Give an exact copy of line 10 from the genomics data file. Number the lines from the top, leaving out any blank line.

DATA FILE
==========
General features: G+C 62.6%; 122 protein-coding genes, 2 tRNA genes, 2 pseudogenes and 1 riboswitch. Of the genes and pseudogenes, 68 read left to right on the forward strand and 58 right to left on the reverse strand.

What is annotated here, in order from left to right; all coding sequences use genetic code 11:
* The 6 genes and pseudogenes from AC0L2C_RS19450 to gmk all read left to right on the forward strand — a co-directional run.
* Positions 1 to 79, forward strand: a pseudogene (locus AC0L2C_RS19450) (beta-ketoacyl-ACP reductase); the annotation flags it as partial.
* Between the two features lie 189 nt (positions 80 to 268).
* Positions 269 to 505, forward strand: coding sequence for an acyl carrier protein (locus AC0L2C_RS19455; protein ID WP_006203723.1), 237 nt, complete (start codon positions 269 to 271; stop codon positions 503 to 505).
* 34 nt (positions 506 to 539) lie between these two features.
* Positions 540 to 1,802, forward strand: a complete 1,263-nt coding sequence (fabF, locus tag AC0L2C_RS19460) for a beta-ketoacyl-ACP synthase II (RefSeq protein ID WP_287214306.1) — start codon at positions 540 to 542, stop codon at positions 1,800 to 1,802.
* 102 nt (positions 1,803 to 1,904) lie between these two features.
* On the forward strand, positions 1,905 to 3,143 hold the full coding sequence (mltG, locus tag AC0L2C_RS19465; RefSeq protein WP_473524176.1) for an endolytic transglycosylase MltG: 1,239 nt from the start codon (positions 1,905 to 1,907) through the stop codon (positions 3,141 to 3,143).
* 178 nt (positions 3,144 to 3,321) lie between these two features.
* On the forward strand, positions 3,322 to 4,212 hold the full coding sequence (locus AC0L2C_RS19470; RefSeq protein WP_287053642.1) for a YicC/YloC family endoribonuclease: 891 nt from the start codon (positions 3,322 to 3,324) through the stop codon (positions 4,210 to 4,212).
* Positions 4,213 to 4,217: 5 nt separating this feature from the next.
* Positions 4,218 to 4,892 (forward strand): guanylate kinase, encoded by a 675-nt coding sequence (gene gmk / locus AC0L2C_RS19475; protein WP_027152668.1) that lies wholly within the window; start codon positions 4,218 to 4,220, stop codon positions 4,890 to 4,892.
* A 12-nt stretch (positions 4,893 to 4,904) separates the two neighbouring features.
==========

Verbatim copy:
* On the forward strand, positions 1,905 to 3,143 hold the full coding sequence (mltG, locus tag AC0L2C_RS19465; RefSeq protein WP_473524176.1) for an endolytic transglycosylase MltG: 1,239 nt from the start codon (positions 1,905 to 1,907) through the stop codon (positions 3,141 to 3,143).